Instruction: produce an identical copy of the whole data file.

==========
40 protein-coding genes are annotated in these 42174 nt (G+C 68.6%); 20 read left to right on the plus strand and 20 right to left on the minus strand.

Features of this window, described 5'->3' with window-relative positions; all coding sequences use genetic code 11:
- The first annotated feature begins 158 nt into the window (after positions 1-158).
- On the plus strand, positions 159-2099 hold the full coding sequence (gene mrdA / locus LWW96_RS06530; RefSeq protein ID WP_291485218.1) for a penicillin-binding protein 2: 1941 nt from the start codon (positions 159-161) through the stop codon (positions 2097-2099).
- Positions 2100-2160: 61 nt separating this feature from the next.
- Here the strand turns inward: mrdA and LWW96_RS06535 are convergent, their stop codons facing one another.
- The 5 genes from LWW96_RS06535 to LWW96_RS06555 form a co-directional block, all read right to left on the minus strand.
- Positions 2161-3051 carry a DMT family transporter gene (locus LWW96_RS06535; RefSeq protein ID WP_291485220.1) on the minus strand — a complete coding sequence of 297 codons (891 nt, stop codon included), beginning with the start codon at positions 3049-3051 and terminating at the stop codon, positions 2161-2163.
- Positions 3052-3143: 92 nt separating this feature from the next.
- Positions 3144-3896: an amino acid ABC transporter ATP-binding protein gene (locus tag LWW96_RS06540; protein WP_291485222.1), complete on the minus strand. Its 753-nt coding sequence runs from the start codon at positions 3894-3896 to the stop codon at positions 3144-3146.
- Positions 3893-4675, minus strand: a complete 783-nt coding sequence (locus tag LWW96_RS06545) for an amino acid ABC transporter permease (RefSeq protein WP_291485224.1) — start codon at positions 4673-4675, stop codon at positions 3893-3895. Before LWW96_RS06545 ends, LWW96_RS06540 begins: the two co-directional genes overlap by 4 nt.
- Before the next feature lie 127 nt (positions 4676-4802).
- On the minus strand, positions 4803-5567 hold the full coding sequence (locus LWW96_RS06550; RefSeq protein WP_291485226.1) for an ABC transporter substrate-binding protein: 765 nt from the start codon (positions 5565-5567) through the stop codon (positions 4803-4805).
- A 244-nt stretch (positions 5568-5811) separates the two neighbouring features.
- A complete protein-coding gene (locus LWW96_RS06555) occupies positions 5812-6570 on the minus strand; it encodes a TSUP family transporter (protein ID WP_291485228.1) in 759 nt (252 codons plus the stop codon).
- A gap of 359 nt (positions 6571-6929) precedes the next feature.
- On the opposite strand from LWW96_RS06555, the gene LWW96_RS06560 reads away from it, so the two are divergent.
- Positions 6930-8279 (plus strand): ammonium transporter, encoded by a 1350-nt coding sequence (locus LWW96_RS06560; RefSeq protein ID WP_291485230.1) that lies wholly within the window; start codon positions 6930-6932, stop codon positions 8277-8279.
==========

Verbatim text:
40 protein-coding genes are annotated in these 42174 nt (G+C 68.6%); 20 read left to right on the plus strand and 20 right to left on the minus strand.

Features of this window, described 5'->3' with window-relative positions; all coding sequences use genetic code 11:
- The first annotated feature begins 158 nt into the window (after positions 1-158).
- On the plus strand, positions 159-2099 hold the full coding sequence (gene mrdA / locus LWW96_RS06530; RefSeq protein ID WP_291485218.1) for a penicillin-binding protein 2: 1941 nt from the start codon (positions 159-161) through the stop codon (positions 2097-2099).
- Positions 2100-2160: 61 nt separating this feature from the next.
- Here the strand turns inward: mrdA and LWW96_RS06535 are convergent, their stop codons facing one another.
- The 5 genes from LWW96_RS06535 to LWW96_RS06555 form a co-directional block, all read right to left on the minus strand.
- Positions 2161-3051 carry a DMT family transporter gene (locus LWW96_RS06535; RefSeq protein ID WP_291485220.1) on the minus strand — a complete coding sequence of 297 codons (891 nt, stop codon included), beginning with the start codon at positions 3049-3051 and terminating at the stop codon, positions 2161-2163.
- Positions 3052-3143: 92 nt separating this feature from the next.
- Positions 3144-3896: an amino acid ABC transporter ATP-binding protein gene (locus tag LWW96_RS06540; protein WP_291485222.1), complete on the minus strand. Its 753-nt coding sequence runs from the start codon at positions 3894-3896 to the stop codon at positions 3144-3146.
- Positions 3893-4675, minus strand: a complete 783-nt coding sequence (locus tag LWW96_RS06545) for an amino acid ABC transporter permease (RefSeq protein WP_291485224.1) — start codon at positions 4673-4675, stop codon at positions 3893-3895. Before LWW96_RS06545 ends, LWW96_RS06540 begins: the two co-directional genes overlap by 4 nt.
- Before the next feature lie 127 nt (positions 4676-4802).
- On the minus strand, positions 4803-5567 hold the full coding sequence (locus LWW96_RS06550; RefSeq protein WP_291485226.1) for an ABC transporter substrate-binding protein: 765 nt from the start codon (positions 5565-5567) through the stop codon (positions 4803-4805).
- A 244-nt stretch (positions 5568-5811) separates the two neighbouring features.
- A complete protein-coding gene (locus LWW96_RS06555) occupies positions 5812-6570 on the minus strand; it encodes a TSUP family transporter (protein ID WP_291485228.1) in 759 nt (252 codons plus the stop codon).
- A gap of 359 nt (positions 6571-6929) precedes the next feature.
- On the opposite strand from LWW96_RS06555, the gene LWW96_RS06560 reads away from it, so the two are divergent.
- Positions 6930-8279 (plus strand): ammonium transporter, encoded by a 1350-nt coding sequence (locus LWW96_RS06560; RefSeq protein ID WP_291485230.1) that lies wholly within the window; start codon positions 6930-6932, stop codon positions 8277-8279.